The intended result: The government says this will save business and individuals RMB 300 billion this year.
Our take: These moves will be good for business…but bad for government finances (see previous entry).
5.State Council finalizes amendments
On March 15, the legislature (NPC) passed a new Foreign Investment Law (FIL), governing foreign investment into China.
To implement the law, several other existing laws will need to be amended.
The State Council is doing its part. At its executive meeting Wednesday, it approved amendments to four laws:
- Administrative Licensing Law
- Trademark Law
- Construction Law
- Electronic Signature Law
What next: These amendments will now be submitted to the NPC to be deliberated and passed.
Get smart: We haven’t seen the text of the amendments, but we are guessing this is all pretty pro forma stuff. What’s really going to matter will be the supplemental guidelines and regulations on implementing the FIL.
Xinhua: China to revise laws, regulations related to foreign investment law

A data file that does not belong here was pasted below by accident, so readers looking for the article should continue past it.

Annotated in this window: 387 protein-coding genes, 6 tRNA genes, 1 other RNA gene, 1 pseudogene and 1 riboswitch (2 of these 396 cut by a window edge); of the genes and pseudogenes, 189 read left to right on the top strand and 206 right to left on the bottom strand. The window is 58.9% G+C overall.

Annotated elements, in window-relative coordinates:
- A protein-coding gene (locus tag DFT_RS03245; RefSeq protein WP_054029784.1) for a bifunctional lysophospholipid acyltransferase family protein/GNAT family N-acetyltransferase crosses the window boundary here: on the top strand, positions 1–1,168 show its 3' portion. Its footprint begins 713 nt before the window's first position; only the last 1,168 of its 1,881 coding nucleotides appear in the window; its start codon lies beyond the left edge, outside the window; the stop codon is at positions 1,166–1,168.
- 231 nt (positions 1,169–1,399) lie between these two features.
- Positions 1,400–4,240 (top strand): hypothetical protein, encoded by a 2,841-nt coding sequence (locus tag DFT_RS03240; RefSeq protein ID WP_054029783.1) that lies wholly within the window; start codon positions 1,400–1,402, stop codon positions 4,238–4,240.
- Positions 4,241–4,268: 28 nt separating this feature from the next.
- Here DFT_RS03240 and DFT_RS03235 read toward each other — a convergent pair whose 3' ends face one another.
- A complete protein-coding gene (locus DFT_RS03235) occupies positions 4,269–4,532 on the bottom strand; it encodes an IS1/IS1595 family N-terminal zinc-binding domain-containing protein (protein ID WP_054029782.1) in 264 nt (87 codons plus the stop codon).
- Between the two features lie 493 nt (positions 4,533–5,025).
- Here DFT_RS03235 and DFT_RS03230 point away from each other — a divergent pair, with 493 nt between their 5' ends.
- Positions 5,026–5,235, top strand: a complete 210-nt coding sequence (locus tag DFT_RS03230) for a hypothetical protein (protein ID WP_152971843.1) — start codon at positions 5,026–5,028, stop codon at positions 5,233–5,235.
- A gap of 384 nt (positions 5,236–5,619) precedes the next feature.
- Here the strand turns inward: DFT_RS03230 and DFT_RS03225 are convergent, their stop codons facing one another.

6.A setback for carbon trading
China’s environmental regulator (MEE) released long-waited draft regulations to establish a carbon trading mechanism yesterday.
The bad news: It’s going to be a regulatory clustercuss.
Some context: During the government restructuring announced in March 2018, responsibility for this program was transferred to MEE – and away from the National Development and Reform Commission (NDRC), which had been working on the program for years.
The new draft regs from the MEE work off a previous version written by the NDRC. But there is one important departure:
- Whereas the NDRC had previously rejected requests to establish a coordination mechanism to share supervision powers over the carbon market, the MEE is being much more inclusive.
The new draft stipulates that:
- A mechanism coordinating with other ministries will be established to decide major issues regarding emissions trading.
- When formulating standards and measures to allocate carbon emission quotas, MEE will consult with other ministries to take greenhouse gas control targets, economic growth, and structural adjustment for various industries into consideration.
- MEE can adjust carbon quotas over time, but must first obtain agreement from other departments.
Our take: We are all for sharing. But on this one, we side with the NDRC. Too many cooks in the kitchen will mean the carbon trading scheme gets fried.